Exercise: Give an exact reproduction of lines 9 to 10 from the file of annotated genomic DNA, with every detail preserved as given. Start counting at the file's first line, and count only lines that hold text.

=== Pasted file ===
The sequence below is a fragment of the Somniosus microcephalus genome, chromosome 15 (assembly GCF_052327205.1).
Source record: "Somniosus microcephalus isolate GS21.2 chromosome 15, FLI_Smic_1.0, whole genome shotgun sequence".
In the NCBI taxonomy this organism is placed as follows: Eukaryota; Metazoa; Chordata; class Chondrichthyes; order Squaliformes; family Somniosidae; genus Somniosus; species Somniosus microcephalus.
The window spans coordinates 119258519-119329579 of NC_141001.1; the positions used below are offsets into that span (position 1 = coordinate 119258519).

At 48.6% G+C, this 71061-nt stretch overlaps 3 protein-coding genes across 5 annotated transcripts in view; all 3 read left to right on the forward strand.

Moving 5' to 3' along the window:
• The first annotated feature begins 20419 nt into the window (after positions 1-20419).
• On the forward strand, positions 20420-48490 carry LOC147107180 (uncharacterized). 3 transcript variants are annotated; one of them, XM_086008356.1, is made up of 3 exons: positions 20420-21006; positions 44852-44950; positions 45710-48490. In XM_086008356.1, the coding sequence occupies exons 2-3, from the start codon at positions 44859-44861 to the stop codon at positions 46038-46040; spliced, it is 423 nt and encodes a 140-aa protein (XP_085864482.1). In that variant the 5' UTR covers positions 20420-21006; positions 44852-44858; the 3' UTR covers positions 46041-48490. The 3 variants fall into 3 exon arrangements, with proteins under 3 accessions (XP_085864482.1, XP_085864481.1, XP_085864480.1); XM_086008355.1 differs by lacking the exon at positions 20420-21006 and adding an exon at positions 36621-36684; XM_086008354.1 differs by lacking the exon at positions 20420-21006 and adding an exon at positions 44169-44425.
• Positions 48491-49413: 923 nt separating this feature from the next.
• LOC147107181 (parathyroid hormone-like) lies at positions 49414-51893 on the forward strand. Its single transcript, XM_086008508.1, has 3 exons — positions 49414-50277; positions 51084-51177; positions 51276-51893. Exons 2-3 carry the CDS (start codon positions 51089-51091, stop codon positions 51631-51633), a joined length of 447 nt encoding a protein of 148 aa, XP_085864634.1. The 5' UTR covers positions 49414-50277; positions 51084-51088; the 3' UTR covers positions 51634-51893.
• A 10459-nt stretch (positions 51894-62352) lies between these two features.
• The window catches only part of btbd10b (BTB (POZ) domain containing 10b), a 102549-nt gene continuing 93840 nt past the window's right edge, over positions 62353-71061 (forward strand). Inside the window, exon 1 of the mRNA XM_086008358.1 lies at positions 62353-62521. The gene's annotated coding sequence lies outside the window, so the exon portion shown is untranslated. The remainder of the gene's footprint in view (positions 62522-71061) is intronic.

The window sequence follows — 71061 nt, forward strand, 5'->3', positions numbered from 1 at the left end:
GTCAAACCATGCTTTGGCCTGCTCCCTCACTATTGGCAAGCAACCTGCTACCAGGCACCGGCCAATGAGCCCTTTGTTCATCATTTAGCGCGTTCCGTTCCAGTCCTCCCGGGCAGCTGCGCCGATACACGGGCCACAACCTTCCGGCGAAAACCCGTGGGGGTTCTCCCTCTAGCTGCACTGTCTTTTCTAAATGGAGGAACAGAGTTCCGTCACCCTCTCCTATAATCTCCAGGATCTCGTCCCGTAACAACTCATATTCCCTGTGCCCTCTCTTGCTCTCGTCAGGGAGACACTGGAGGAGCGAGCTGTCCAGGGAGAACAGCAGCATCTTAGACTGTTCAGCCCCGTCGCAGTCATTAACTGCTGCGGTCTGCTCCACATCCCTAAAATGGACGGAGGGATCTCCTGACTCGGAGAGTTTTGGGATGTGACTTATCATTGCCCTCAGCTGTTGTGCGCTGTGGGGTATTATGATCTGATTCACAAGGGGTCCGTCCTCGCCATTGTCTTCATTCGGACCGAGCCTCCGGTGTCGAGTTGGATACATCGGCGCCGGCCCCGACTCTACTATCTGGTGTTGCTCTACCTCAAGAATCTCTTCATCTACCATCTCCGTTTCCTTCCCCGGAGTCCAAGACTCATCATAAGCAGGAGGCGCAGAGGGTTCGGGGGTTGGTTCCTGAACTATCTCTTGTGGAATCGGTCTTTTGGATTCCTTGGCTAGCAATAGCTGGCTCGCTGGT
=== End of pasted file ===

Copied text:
• Positions 48491-49413: 923 nt separating this feature from the next.
• LOC147107181 (parathyroid hormone-like) lies at positions 49414-51893 on the forward strand. Its single transcript, XM_086008508.1, has 3 exons — positions 49414-50277; positions 51084-51177; positions 51276-51893. Exons 2-3 carry the CDS (start codon positions 51089-51091, stop codon positions 51631-51633), a joined length of 447 nt encoding a protein of 148 aa, XP_085864634.1. The 5' UTR covers positions 49414-50277; positions 51084-51088; the 3' UTR covers positions 51634-51893.